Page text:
‘As I address you, somewhere a woman or a child is being abused’: Ramaphosa

President Cyril Ramaphosa spoke during an interactive dialogue to mark the start of the 16 Days of Activism campaign

President Cyril Ramaphosa during an interactive session with civil society formations to mark the 16 days of Activism for No Violence Against Women and Children campaign on Wednesday.
President Cyril Ramaphosa during an interactive session with civil society formations to mark the 16 days of Activism for No Violence Against Women and Children campaign on Wednesday.
Image: GCIS/ SIYABULELA DUDA

President Cyril Ramaphosa on Wednesday lamented that SA's women and children “live in fear of violence every day”.

He was speaking during an interactive dialogue to mark the start of the 16 Days of Activism for No Violence Against Women and Children campaign.

“As I address you this evening, somewhere in this country a woman or a child is being abused, beaten, assaulted or terrorised. They face this violence on the streets, at school, on campuses, at work and places of worship and, worst of all, in their own homes.

“In a country with the most progressive of constitutions, which promises equality and dignity for all, the women and children of SA live in fear of violence every day,” he said.

Since Wednesday morning, the national flag has been flying at half-mast in memory of lives lost to “two devastating pandemics”: Covid-19 and gender-based violence.

“As we launch this year’s campaign we ask: for how long must this go on? For how much longer must we say ‘enough is enough’, only for it to continue? It simply cannot go on,” Ramaphosa said.

It is simple because violence against women and children can be brought to an immediate end if every man makes a conscious decision never to harm a woman or a child — and lives by that decision

The president said the fight against gender-based violence was “both simple and highly complex”.

“It is simple because violence against women and children can be brought to an immediate end if every man makes a conscious decision never to harm a woman or a child — and lives by that decision. But we know that the path to that point is not straightforward.

“We know it is chauvinistic and sexist attitudes that lead men to believe they are superior to their mothers, their wives and partners and their daughters. These attitudes lead to the normalisation of sexual harassment in public spaces, in schools and in the workplace.

“To create a society in which women enjoy safety, dignity and respect it is first and foremost our own attitudes that must change. We must reclaim that most cherished of values to us as Africans, that we are our brothers’ and sisters’ keeper,” he said.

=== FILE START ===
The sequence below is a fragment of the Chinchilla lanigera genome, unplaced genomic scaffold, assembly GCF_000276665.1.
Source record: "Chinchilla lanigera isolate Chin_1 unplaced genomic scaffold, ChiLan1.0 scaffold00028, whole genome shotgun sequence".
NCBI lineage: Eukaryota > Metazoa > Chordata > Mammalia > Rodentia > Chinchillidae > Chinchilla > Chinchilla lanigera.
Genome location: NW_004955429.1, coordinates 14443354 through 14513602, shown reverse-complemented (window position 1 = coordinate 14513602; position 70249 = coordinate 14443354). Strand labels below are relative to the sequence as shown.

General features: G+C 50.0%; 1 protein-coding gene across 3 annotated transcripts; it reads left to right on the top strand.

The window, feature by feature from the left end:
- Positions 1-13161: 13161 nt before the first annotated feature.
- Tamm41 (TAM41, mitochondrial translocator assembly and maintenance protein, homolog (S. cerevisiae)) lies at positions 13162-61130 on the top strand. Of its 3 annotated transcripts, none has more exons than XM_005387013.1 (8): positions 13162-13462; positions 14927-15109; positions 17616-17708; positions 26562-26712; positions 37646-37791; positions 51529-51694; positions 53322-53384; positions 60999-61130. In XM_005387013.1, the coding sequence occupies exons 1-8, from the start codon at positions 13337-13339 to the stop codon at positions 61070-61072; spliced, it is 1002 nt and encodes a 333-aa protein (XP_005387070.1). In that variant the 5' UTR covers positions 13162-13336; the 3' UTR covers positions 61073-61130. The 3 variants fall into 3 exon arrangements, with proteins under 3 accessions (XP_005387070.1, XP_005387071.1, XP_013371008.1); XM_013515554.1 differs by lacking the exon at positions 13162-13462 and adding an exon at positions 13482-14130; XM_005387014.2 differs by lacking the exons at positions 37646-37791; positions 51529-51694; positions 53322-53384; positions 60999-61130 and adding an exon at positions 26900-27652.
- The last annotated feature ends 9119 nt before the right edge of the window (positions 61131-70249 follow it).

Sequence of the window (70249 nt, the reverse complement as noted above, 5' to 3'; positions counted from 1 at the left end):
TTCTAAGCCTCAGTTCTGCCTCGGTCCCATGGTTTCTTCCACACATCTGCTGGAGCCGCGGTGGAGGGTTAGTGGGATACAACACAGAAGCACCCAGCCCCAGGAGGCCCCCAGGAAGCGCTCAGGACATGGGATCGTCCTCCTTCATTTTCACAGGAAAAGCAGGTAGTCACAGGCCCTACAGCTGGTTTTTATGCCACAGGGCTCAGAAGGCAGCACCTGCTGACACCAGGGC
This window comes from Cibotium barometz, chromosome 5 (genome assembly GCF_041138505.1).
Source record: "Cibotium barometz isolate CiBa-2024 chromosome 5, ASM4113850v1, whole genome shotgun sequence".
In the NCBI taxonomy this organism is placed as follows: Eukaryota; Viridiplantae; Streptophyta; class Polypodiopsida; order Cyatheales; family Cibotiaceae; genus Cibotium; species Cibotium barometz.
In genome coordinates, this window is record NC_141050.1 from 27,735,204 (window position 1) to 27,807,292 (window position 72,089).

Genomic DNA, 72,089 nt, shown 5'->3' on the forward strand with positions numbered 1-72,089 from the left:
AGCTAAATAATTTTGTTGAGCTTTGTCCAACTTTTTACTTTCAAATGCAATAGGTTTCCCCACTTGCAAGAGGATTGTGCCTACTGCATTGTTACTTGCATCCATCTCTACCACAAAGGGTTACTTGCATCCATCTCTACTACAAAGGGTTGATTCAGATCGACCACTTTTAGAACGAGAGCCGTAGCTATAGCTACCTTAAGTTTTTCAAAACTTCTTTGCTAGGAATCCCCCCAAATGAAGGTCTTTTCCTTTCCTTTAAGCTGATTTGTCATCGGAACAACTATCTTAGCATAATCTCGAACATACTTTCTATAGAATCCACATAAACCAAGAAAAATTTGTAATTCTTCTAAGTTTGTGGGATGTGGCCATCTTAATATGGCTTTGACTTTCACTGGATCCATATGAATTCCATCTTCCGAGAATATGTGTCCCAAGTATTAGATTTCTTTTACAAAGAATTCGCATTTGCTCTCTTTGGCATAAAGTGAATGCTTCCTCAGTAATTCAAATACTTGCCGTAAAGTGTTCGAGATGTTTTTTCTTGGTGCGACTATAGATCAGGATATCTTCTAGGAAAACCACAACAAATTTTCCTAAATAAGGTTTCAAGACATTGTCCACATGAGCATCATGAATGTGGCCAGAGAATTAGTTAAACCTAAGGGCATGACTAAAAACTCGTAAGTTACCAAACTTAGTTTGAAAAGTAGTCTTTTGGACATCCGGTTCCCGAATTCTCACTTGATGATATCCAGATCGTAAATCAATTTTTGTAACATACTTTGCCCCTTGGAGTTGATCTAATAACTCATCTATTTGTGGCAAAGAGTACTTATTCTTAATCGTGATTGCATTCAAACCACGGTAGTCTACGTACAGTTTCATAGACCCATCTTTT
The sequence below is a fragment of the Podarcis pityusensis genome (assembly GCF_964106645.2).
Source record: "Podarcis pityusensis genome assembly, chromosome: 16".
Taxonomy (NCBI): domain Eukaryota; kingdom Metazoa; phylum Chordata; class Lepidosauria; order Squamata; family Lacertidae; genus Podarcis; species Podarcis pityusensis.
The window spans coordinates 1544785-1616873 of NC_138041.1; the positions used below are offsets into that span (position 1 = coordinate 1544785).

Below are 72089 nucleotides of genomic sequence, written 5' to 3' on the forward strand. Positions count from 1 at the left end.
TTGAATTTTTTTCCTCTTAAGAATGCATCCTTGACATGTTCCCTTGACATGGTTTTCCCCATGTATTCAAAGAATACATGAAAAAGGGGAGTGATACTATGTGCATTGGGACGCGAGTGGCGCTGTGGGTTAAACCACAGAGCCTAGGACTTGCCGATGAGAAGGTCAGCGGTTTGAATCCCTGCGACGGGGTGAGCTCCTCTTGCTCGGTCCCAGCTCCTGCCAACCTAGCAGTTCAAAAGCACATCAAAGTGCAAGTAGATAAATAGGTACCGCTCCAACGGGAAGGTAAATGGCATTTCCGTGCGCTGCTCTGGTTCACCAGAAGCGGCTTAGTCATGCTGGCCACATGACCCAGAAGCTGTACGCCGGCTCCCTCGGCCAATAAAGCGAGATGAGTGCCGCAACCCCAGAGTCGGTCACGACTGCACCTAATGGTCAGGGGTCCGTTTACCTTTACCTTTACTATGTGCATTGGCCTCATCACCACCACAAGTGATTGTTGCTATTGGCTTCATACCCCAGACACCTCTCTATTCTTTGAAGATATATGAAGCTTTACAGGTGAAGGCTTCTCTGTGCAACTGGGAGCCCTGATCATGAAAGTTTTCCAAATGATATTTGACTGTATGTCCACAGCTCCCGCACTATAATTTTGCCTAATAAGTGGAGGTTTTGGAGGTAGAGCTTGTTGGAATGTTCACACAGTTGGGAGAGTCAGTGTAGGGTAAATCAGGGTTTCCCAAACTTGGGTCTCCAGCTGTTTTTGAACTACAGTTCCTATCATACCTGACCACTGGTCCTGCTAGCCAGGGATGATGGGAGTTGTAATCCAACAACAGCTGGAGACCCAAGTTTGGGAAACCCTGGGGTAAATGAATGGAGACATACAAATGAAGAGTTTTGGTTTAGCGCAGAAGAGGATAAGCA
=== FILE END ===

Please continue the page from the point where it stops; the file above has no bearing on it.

Ramaphosa said the government had made strides in trying to protect the nation's women. These included:

  • improving the provision of essential services, making evidence kits available at all police stations, setting up more survivor-friendly rooms at police stations, and establishing more special sexual offences courts;
  • allocating more funding to improve the services being provided at shelters and places of safety;
  • strengthening emergency response teams in provinces to respond to gender-based violence and continuously working to address case backlogs in the criminal justice system and to review GBV cases that were not properly investigated; and
  • making amendments to the Sexual Offences and Related Matters Amendment Bill, the Criminal Law Amendment Act and the Domestic Violence Act, which will “strengthen existing laws to protect women and children”.

“This year, the 16 Days of Activism campaign focuses on economic justice. We must urgently address the poverty, exclusion and economic marginalisation facing millions of women. Empowering women financially gives them greater control over their lives. It is up to all of us, including the private sector, to make more opportunities available to women,” said Ramaphosa.

But said Ramaphosa, it was men who could end gender-based violence immediately.

“As I have said before, violence against women is not a women’s problem. It is a men’s problem. As men, let us take responsibility at a very personal level for the protection of the women and children of our country.

“It is men who can challenge harmful cultural and social practices that undermine women’s rights. It is men who can and must refuse to be part of criminal gangs that assault and rape women. It is men who can and must take responsibility for their own personal behaviour and understand that coercing a woman to have sex is rape, and that ‘no’ means ‘no’.

“It is men who must raise their sons to understand that women and men are equal, and lead by example. It is men who must repudiate the idea that a man must prove his manhood by abusing a woman. It is men who after being convicted and sentenced for violence can seek rehabilitation and not offend again,” he said.

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